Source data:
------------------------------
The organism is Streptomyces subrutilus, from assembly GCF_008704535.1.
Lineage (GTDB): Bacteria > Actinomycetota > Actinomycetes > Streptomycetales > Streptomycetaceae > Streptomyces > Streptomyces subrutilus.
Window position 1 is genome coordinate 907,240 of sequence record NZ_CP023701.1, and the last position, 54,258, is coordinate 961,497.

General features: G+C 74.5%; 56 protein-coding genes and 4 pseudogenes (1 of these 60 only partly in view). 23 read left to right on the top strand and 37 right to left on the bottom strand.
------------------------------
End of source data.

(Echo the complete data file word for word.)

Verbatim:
The organism is Streptomyces subrutilus, from assembly GCF_008704535.1.
Lineage (GTDB): Bacteria > Actinomycetota > Actinomycetes > Streptomycetales > Streptomycetaceae > Streptomyces > Streptomyces subrutilus.
Window position 1 is genome coordinate 907,240 of sequence record NZ_CP023701.1, and the last position, 54,258, is coordinate 961,497.

General features: G+C 74.5%; 56 protein-coding genes and 4 pseudogenes (1 of these 60 only partly in view). 23 read left to right on the top strand and 37 right to left on the bottom strand.